Cruelty investigation at Cinemazoo can only be a good thing
By Peter Fricker 11 Nov 2010
News that the BC SPCA and the Ministry of the Environment are conducting a cruelty investigation into Cinemazoo, the Surrey-based animal rental agency, is a welcome development for animal welfare in B.C.
Cinemazoo, as discussed previously on this blog, is a commercial business that rents out exotic animals for film and television work, corporate entertainment and birthday parties. In short, it exists to exploit animals for profit.
Yet somehow, Cinemazoo was able to establish a registered charity called The Urban Safari Rescue Society to increase revenue for its activities. The society’s mission statement says that one of its goals is to “breed endangered species in our care, for release into their natural habitats on protected reserves or conservation parks.”
Endangered species breeding is a highly regulated activity. Professional Species Survival Plans (SSPs) are located only at reputable, accredited zoos, and use only registered breeding stock which has been verified to be healthy, physically and genetically. Rescued pets or animals from the exotic pet trade would not qualify, as their genetic history cannot be verified. This is to avoid breeding and releasing animals with genetic mutations, disease or problems from inbreeding.
So how much genuine conservation work has Cinemazoo or Urban Safari Rescue really been doing? How many endangered species have been successfully bred and released into the wild or into conservation parks? Potential donors might want to ask, as should the Canada Revenue Agency, which registered charities in Canada. The public should be wary of any organization that makes money from captive exotic animals.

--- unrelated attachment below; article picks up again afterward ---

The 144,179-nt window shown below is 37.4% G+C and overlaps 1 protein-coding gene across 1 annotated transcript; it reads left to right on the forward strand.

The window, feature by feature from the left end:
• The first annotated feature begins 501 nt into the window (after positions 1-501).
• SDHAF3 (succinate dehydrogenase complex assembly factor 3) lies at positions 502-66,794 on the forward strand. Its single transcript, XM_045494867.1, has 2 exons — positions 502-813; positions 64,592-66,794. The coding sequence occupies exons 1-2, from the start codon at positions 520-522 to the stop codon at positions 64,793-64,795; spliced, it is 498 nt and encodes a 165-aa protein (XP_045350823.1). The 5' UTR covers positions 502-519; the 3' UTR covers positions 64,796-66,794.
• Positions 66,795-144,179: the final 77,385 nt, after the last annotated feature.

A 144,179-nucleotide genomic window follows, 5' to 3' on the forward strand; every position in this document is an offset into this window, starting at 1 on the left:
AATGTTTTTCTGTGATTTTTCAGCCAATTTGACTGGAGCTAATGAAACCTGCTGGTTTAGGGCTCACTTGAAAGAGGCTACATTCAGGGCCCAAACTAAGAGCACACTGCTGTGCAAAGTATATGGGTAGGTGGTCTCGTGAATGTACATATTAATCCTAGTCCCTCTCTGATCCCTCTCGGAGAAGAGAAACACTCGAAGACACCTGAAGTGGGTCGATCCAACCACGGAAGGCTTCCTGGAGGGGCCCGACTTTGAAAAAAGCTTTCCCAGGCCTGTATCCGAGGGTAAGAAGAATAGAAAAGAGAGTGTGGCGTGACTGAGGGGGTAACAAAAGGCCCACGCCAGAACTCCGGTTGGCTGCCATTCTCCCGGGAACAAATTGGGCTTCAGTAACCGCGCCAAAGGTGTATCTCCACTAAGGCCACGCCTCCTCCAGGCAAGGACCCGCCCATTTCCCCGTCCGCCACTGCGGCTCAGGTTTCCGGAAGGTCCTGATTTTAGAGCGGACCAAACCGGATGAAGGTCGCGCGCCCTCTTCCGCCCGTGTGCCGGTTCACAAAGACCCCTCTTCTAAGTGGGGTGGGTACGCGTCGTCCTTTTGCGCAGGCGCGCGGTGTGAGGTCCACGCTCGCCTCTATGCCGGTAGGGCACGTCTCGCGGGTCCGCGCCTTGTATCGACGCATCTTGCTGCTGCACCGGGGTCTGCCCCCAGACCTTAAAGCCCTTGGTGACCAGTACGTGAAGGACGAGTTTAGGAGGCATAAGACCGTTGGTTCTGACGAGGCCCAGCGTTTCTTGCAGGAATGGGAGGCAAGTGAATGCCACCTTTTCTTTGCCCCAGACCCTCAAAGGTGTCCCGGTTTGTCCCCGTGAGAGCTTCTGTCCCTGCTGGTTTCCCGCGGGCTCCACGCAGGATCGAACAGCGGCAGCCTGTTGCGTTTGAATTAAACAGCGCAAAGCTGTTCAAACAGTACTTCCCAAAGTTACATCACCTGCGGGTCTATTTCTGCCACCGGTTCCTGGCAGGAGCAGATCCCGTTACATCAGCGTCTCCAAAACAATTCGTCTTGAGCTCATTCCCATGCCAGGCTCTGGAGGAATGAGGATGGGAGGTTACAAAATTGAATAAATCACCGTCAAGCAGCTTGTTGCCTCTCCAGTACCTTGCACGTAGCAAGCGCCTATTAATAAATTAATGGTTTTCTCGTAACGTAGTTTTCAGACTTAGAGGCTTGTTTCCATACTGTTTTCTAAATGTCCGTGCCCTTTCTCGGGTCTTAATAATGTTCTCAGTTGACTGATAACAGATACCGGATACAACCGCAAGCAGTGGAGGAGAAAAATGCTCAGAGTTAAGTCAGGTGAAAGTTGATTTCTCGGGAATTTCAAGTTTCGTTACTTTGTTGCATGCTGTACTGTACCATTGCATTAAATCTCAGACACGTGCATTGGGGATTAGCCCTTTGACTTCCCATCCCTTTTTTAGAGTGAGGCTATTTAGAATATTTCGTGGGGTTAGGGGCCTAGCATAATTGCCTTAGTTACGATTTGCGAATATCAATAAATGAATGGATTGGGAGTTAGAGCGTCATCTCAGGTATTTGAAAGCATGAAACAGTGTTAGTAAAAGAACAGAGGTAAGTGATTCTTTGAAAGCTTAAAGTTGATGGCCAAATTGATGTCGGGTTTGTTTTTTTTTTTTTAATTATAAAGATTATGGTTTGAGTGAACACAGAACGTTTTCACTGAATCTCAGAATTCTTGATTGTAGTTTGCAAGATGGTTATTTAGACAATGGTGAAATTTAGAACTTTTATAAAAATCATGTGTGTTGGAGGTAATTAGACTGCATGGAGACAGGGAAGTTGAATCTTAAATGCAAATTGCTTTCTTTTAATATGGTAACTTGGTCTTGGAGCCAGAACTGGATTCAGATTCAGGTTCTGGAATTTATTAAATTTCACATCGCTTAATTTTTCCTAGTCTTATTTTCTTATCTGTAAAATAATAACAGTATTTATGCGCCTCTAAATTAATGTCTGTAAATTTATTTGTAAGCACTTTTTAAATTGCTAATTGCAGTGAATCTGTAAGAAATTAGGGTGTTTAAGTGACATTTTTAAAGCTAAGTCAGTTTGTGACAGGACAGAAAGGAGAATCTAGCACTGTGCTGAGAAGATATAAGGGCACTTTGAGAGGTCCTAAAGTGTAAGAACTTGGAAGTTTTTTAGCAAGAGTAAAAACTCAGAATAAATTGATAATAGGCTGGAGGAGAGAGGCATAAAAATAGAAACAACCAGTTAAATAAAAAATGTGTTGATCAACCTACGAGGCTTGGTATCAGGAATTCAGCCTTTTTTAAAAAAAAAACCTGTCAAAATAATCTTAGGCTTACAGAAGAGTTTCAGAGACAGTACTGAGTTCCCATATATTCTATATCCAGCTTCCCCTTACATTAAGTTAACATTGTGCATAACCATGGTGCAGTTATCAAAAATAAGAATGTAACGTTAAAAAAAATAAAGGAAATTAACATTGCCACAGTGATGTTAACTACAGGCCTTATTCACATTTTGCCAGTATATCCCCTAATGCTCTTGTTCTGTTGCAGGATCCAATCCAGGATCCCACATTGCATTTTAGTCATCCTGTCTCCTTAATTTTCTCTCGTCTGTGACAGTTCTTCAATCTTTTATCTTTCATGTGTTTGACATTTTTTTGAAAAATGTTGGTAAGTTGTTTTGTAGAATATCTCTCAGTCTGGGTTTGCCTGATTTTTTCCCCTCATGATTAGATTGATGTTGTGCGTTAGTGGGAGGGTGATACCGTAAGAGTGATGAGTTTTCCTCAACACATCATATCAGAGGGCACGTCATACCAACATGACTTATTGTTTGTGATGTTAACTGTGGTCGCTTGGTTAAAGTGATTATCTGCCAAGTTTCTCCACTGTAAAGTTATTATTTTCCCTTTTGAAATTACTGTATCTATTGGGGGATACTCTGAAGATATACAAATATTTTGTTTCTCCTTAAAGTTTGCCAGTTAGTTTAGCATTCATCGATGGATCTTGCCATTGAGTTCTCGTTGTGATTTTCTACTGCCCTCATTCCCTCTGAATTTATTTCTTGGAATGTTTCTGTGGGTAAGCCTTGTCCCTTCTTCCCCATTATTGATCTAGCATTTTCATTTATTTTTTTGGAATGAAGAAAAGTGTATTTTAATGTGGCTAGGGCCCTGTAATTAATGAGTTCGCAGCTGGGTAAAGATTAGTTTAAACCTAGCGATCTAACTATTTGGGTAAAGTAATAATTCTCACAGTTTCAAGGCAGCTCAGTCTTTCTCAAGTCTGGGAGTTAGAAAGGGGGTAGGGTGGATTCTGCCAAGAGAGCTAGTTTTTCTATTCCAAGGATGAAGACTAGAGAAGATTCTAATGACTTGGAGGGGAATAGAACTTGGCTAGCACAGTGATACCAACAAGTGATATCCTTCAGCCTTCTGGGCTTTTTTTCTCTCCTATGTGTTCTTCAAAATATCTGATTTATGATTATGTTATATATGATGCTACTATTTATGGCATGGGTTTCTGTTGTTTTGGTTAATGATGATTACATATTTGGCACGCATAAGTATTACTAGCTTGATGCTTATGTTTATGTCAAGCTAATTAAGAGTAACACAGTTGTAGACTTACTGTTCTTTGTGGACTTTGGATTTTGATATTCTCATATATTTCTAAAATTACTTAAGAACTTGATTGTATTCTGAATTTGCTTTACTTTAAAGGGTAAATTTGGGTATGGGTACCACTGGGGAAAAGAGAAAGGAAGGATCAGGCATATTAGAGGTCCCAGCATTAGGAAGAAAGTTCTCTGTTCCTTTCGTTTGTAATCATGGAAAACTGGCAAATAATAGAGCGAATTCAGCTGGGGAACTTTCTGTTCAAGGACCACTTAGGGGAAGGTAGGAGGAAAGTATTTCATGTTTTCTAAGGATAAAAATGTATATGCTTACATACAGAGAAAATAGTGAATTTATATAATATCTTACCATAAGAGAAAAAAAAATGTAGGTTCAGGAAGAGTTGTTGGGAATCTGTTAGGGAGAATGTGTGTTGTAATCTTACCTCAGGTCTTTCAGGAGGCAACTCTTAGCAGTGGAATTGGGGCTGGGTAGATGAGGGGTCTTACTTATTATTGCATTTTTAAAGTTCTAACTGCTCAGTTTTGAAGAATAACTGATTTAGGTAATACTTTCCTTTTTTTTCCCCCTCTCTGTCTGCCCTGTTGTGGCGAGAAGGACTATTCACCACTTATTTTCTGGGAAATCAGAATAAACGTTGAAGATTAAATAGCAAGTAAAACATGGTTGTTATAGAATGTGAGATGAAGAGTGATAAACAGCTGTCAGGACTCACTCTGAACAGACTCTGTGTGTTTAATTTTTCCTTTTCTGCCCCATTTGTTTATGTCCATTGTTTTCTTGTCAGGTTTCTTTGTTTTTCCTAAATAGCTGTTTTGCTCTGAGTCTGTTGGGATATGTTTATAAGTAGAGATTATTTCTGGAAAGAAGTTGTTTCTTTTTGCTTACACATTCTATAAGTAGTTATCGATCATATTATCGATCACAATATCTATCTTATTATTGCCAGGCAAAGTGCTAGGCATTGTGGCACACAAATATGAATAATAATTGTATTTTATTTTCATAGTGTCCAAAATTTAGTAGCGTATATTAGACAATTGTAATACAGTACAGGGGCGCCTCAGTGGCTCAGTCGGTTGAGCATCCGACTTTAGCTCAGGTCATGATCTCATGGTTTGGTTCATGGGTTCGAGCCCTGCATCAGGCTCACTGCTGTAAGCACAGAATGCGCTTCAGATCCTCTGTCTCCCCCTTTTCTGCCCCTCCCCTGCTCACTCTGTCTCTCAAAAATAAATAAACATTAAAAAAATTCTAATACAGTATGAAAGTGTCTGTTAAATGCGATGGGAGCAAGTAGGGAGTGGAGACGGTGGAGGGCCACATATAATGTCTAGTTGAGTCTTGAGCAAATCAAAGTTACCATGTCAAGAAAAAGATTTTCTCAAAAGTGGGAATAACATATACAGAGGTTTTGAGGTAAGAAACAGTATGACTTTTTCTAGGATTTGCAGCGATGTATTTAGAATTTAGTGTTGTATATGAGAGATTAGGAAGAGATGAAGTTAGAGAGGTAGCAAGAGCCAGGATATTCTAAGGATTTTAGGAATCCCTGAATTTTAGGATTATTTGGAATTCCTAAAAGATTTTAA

In 2009, Cinemazoo was unable to pay its rent at a property in Cloverdale (before moving to its current location in south Surrey) and successfully launched a public appeal for funding. Now Cinemazoo’s owner, Gary Oliver, is saying that he was “overwhelmed” by the difficulty of moving to the new facility. Does this sound like the kind of stable, professional organization necessary to care for hundreds of exotic animals?
It’s high time these previously unregulated animal rental agencies (of which there are several in B.C.*) came under the scrutiny of the Ministry of the Environment. It is encouraging that the MOE has joined with the BC SPCA in investigating Cinemazoo. It appears the ministry is taking its responsibilities under the new Controlled Alien Species Regulations seriously.
The bottom line in all this is the fact that exotic animals suffer in captivity. Unless there is a genuine conservation reason for keeping them, it is unacceptable to keep these species in cages, tanks or pens. The film and television industries can now use computer generated imagery (CGI) instead of animals in their work. Captive animal businesses will always claim they provide an “educational” experience, but displaying a few reptiles at parties, shopping malls or schools will never educate anyone about how these animals really live in their natural environments. In any case, once the “show” is over, it’s back to their cages until the next booking for these unfortunate captives.
Whatever happens as a result of the investigation into Cinemazoo, it can only be a good thing if its days are numbered and animal rental agencies become a thing of the past.
*Other B.C. animal agencies include: Action Animals, The Fright Stuff and Animal Insight.
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